Yesterday was a landmark for the United States Supreme Court: Justice Antonin Scalia agreed with the most liberal members of the bench (Justices Ruth Bader Ginsburg, Sonia Sotomayor, and Elena Kagan) in the Maryland vs. King decision. This, in my opinion, is because Justice Scalia’s more conservative leanings are directly in line with a liberal (read “libertarian”) philosophy on individual liberties — a commonly overlooked liberal principle.
The question before the Court was whether a DNA swab of an arrestee was an unreasonable search in violation of the Fourth Amendment. Under the exclusionary rule, evidence obtained from an unlawful search or seizure cannot be used substantively against a criminal in a trial. King was charged with and convicted of a rape after he was arrested for an unrelated crime, a DNA swab was taken, and the DNA swab matched DNA found on the victim of the rape. If the Supreme Court ruled that the taking of the DNA swab was an unlawful search and obtaining the DNA swab an unlawful seizure, the rape conviction would have been overturned.
The majority of the Court ruled yesterday that the taking of a DNA swab of an arrestee is “like fingerprinting or photographing” an arresttee. The Court ruled in favor of the State.
Antonin Scalia read from the bench, an uncommon practice reserved for expressions of serious discontent with the ruling of the Court, his dissent, which says in relevant part:
“It is only when a governmental purpose aside from crime-solving is at stake that we engage in the free-form ‘reasonableness’ inquiry that the Court indulges at length today. To put it another way, both the legitimacy of the Court’s method and the correctness of its outcome hinge entirely on the truth of a single proposition: that the primary purpose of these DNA searches is something other than simply discovering evidence of criminal wrongdoing… [T]hat proposition is wrong.”
Scalia then rails the Court for deferring to the State and permitting the State to invade individual person’s liberty rights, despite being arrested, simply for the ease of crime detection. He likens it to the “general warrants” issued by the British that were used in the 18th century to harass and intimidate adversaries.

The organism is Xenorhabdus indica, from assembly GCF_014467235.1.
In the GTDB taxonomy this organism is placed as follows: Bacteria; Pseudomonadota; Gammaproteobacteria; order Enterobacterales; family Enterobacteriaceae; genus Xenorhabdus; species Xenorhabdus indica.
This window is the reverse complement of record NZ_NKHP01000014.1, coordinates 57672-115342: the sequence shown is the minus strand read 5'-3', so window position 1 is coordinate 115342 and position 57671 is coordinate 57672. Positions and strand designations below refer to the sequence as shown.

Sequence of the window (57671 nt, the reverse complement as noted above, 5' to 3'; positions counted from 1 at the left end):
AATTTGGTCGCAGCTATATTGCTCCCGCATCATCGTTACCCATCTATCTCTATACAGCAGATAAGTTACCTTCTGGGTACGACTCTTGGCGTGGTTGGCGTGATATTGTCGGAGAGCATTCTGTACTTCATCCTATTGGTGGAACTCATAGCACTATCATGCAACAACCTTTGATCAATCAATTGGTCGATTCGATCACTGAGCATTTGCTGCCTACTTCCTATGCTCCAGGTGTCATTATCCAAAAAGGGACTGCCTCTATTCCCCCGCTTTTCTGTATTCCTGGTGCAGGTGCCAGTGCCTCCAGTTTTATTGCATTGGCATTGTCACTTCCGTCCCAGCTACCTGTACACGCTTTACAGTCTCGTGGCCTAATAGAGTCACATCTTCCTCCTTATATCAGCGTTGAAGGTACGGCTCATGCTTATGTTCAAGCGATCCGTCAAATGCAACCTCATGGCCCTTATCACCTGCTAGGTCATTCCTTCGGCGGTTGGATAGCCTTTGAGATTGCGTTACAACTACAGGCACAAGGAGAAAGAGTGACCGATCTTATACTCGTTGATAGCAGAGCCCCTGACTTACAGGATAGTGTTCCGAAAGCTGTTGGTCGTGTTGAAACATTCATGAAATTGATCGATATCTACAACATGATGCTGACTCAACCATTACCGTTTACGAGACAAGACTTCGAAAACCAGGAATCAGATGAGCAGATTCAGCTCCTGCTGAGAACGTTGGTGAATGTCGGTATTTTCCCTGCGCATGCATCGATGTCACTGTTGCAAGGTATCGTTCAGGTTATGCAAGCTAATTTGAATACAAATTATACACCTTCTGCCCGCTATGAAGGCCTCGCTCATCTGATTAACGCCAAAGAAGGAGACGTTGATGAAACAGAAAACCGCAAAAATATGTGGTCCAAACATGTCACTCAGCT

I agree with Scalia. Fingerprinting and photographing is not for purposes of making it easier to catch the arrestee committing other crimes, it’s for ease of identifying a person whom is in the custody of law enforcement for the immediate future. Fingerprinting evidence is not the exact science that television makes it out to be. Searching a database for fingerprinting is laborious and often fruitless. Comparatively, DNA evidence is never used as a means for identifying an inmate and is exacting evidence of identification of a person with only negligible error. These officers are not taking information for purposes of identification, it’s for purposes of investigation.
Our liberties were heavily eroded as a result of yesterday’s decision. The police have the ability to investigate you for anything that relates to your DNA, if you’re arrested. They are allowed to take a medical sample of tissue from your body in violation of your Federal Health Privacy rights and load it into a database to search again at any date in the future. Soon, every state will pass statutes like those that were upheld in Maryland.
All those opposed to a national gun registry should be taking to the streets because now the government has information far more personal: your medical identity.
Tune in tomorrow for another episode of Talking Law with David Dorer.